Despite bright spots like Anthony Bass in long relief and Shawn Tolleson in the 7th inning, nobody else in the pen is rising to the challenge. Nowhere was that more evident than Sunday’s gut-wrenching 11-10 loss to the Seattle Mariners. Tanner Scheppers, in his second game back from the DL, couldn’t find the strike zone in the 8th, walking the bases full. Rookie Keone Kela, seen by many as the heir apparent for the closer’s role, showed he’s not ready for prime time, walking in one of the runs after relieving Scheppers. Closer Neftali Feliz was forced to try to get a 5-out save and couldn’t get the job done, giving up a 2-run single in the 8th, then two more runs in the 9th to blow the save and get the loss. The Rangers firemen have acted more like arsonists.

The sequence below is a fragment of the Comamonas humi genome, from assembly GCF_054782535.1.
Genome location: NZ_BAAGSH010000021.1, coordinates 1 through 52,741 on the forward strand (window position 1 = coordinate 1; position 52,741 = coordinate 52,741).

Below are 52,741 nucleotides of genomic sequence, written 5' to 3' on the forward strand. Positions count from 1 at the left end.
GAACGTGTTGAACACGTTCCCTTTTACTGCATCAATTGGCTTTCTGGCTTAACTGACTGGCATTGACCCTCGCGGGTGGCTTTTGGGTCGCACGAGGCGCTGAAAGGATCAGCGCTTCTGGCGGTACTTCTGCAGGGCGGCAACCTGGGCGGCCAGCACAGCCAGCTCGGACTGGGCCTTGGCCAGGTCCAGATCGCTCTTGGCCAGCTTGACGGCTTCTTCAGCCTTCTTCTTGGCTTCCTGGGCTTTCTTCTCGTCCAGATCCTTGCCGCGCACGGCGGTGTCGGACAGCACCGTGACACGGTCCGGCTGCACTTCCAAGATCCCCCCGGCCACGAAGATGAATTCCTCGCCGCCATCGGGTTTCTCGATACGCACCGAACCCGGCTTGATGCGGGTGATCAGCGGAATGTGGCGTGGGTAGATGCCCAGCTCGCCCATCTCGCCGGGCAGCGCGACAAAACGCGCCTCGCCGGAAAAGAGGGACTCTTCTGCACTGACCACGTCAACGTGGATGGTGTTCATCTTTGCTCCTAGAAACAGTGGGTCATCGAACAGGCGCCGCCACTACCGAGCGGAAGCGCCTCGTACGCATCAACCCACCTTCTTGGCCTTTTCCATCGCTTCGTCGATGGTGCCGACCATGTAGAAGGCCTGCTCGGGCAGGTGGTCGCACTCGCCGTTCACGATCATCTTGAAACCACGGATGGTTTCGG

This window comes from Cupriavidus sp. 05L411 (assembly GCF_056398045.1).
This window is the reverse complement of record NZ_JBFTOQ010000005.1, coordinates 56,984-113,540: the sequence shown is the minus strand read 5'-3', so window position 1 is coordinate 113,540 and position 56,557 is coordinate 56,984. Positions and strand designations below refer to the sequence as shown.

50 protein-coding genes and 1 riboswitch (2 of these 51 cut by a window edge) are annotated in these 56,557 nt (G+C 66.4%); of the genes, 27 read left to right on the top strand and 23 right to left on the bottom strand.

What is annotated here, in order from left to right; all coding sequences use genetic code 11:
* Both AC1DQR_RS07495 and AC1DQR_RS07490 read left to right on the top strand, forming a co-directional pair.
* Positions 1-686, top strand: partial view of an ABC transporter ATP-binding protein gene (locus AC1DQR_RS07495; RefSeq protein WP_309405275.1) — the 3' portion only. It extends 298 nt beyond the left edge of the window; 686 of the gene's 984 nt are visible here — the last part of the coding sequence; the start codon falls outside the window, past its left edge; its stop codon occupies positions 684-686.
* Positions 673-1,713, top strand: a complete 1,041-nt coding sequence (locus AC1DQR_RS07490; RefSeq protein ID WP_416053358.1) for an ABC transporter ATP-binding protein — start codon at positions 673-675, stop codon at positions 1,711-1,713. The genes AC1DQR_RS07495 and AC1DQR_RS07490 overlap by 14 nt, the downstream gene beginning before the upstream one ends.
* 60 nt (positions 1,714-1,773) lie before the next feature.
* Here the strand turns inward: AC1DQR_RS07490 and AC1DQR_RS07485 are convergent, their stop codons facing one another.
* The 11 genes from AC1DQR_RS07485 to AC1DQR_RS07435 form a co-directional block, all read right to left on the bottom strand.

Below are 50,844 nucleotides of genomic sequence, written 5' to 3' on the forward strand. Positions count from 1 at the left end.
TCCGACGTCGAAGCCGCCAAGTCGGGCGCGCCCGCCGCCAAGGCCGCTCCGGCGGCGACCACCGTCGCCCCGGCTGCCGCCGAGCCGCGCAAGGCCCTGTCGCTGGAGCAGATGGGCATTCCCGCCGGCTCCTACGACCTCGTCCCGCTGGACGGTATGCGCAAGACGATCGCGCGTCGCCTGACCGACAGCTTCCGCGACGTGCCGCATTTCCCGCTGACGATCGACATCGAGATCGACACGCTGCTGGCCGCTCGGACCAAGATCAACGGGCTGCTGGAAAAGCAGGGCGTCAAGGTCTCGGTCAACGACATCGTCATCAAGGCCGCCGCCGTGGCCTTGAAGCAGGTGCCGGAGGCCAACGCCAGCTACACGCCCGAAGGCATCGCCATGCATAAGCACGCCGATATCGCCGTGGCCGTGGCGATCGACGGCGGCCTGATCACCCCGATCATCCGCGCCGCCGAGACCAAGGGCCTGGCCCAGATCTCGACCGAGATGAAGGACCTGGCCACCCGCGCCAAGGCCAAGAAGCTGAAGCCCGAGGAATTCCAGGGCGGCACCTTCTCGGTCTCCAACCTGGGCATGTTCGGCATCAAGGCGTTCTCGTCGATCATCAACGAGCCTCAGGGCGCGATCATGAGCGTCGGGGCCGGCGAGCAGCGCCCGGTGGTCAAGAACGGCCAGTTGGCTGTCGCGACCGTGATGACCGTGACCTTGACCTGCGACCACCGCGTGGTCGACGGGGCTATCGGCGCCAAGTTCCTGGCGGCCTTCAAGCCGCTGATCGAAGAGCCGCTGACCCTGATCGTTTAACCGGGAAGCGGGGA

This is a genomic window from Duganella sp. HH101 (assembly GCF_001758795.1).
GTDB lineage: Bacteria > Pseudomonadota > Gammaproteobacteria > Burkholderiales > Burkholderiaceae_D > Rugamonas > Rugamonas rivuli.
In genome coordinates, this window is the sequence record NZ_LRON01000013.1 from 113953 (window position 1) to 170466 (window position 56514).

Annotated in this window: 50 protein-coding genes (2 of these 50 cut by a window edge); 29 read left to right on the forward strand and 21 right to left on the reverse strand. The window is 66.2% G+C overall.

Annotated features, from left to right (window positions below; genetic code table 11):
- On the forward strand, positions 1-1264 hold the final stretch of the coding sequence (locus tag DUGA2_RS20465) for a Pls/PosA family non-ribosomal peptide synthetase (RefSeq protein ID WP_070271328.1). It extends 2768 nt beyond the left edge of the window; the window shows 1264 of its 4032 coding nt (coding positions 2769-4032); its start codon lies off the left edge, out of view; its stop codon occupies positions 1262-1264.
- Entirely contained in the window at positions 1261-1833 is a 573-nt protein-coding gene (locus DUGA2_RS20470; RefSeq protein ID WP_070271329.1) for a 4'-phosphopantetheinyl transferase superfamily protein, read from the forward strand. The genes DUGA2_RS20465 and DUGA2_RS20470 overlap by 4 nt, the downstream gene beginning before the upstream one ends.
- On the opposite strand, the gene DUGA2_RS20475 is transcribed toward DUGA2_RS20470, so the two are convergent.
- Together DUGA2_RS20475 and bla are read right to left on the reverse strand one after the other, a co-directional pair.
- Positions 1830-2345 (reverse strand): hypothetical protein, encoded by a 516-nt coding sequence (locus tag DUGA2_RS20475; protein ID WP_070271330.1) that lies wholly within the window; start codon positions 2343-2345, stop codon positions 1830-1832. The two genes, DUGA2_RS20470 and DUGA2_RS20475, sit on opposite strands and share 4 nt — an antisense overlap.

Thank God For Prince Fielder
The big guy doesn’t have a single home run and leads the AL in singles of all things. He’s also been the Rangers’ steadiest hitter. He’s beating the shift by going the opposite way, which is why he’s getting a lot of singles. He’ll eventually get the power stroke going but it’s going to require Adrian Beltre and Shin-Soo Choo to start hitting the way they can. Fielder won’t see better pitches until the guys hitting behind him start giving pitchers something else to think about.
New Year, Same Problems